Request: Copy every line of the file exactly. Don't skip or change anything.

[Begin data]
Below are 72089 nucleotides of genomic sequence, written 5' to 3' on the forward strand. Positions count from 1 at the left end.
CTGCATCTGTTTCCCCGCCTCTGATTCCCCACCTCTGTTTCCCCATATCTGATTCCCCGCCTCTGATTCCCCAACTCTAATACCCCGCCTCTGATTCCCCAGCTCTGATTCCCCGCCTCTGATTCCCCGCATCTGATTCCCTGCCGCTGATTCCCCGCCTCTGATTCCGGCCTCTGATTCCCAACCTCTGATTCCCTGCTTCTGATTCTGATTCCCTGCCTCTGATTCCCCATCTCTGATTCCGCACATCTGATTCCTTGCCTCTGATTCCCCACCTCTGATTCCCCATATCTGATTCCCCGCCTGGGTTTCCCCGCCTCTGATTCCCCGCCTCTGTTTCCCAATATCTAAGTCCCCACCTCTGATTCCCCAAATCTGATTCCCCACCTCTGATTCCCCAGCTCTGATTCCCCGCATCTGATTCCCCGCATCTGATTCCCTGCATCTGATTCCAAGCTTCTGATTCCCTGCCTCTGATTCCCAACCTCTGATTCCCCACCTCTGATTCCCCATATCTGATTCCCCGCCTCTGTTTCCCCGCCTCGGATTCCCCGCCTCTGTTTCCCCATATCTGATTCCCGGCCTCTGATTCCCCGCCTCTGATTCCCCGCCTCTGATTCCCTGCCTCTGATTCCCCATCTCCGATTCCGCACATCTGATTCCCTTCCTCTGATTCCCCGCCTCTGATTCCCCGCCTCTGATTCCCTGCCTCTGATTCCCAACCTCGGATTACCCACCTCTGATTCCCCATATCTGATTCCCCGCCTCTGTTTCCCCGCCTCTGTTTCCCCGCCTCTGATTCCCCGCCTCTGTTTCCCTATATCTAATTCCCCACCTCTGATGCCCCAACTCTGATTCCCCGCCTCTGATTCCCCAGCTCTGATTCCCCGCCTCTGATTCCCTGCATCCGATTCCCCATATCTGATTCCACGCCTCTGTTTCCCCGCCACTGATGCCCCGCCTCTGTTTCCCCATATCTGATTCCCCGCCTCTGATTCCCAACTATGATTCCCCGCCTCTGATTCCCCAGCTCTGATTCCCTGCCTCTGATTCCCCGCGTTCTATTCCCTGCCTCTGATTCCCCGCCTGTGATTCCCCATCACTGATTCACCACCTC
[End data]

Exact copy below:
Below are 72089 nucleotides of genomic sequence, written 5' to 3' on the forward strand. Positions count from 1 at the left end.
CTGCATCTGTTTCCCCGCCTCTGATTCCCCACCTCTGTTTCCCCATATCTGATTCCCCGCCTCTGATTCCCCAACTCTAATACCCCGCCTCTGATTCCCCAGCTCTGATTCCCCGCCTCTGATTCCCCGCATCTGATTCCCTGCCGCTGATTCCCCGCCTCTGATTCCGGCCTCTGATTCCCAACCTCTGATTCCCTGCTTCTGATTCTGATTCCCTGCCTCTGATTCCCCATCTCTGATTCCGCACATCTGATTCCTTGCCTCTGATTCCCCACCTCTGATTCCCCATATCTGATTCCCCGCCTGGGTTTCCCCGCCTCTGATTCCCCGCCTCTGTTTCCCAATATCTAAGTCCCCACCTCTGATTCCCCAAATCTGATTCCCCACCTCTGATTCCCCAGCTCTGATTCCCCGCATCTGATTCCCCGCATCTGATTCCCTGCATCTGATTCCAAGCTTCTGATTCCCTGCCTCTGATTCCCAACCTCTGATTCCCCACCTCTGATTCCCCATATCTGATTCCCCGCCTCTGTTTCCCCGCCTCGGATTCCCCGCCTCTGTTTCCCCATATCTGATTCCCGGCCTCTGATTCCCCGCCTCTGATTCCCCGCCTCTGATTCCCTGCCTCTGATTCCCCATCTCCGATTCCGCACATCTGATTCCCTTCCTCTGATTCCCCGCCTCTGATTCCCCGCCTCTGATTCCCTGCCTCTGATTCCCAACCTCGGATTACCCACCTCTGATTCCCCATATCTGATTCCCCGCCTCTGTTTCCCCGCCTCTGTTTCCCCGCCTCTGATTCCCCGCCTCTGTTTCCCTATATCTAATTCCCCACCTCTGATGCCCCAACTCTGATTCCCCGCCTCTGATTCCCCAGCTCTGATTCCCCGCCTCTGATTCCCTGCATCCGATTCCCCATATCTGATTCCACGCCTCTGTTTCCCCGCCACTGATGCCCCGCCTCTGTTTCCCCATATCTGATTCCCCGCCTCTGATTCCCAACTATGATTCCCCGCCTCTGATTCCCCAGCTCTGATTCCCTGCCTCTGATTCCCCGCGTTCTATTCCCTGCCTCTGATTCCCCGCCTGTGATTCCCCATCACTGATTCACCACCTC